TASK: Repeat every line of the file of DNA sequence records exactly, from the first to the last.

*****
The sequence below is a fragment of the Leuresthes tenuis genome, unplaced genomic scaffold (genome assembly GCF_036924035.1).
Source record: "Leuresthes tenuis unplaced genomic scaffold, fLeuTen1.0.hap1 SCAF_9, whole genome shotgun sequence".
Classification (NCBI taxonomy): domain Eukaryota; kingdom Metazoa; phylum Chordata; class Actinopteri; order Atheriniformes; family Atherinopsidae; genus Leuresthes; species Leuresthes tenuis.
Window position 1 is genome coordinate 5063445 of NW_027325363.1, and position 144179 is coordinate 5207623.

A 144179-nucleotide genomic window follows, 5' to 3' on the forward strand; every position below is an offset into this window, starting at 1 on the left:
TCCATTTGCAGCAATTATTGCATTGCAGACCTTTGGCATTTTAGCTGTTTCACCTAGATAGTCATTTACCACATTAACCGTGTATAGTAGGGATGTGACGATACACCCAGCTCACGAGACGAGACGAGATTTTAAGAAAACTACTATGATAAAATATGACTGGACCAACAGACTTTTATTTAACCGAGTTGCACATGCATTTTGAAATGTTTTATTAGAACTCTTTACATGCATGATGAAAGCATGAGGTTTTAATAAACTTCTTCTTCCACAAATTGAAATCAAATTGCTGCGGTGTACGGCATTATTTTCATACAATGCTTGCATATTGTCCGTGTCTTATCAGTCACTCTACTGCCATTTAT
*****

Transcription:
The sequence below is a fragment of the Leuresthes tenuis genome, unplaced genomic scaffold (genome assembly GCF_036924035.1).
Source record: "Leuresthes tenuis unplaced genomic scaffold, fLeuTen1.0.hap1 SCAF_9, whole genome shotgun sequence".
Classification (NCBI taxonomy): domain Eukaryota; kingdom Metazoa; phylum Chordata; class Actinopteri; order Atheriniformes; family Atherinopsidae; genus Leuresthes; species Leuresthes tenuis.
Window position 1 is genome coordinate 5063445 of NW_027325363.1, and position 144179 is coordinate 5207623.

A 144179-nucleotide genomic window follows, 5' to 3' on the forward strand; every position below is an offset into this window, starting at 1 on the left:
TCCATTTGCAGCAATTATTGCATTGCAGACCTTTGGCATTTTAGCTGTTTCACCTAGATAGTCATTTACCACATTAACCGTGTATAGTAGGGATGTGACGATACACCCAGCTCACGAGACGAGACGAGATTTTAAGAAAACTACTATGATAAAATATGACTGGACCAACAGACTTTTATTTAACCGAGTTGCACATGCATTTTGAAATGTTTTATTAGAACTCTTTACATGCATGATGAAAGCATGAGGTTTTAATAAACTTCTTCTTCCACAAATTGAAATCAAATTGCTGCGGTGTACGGCATTATTTTCATACAATGCTTGCATATTGTCCGTGTCTTATCAGTCACTCTACTGCCATTTAT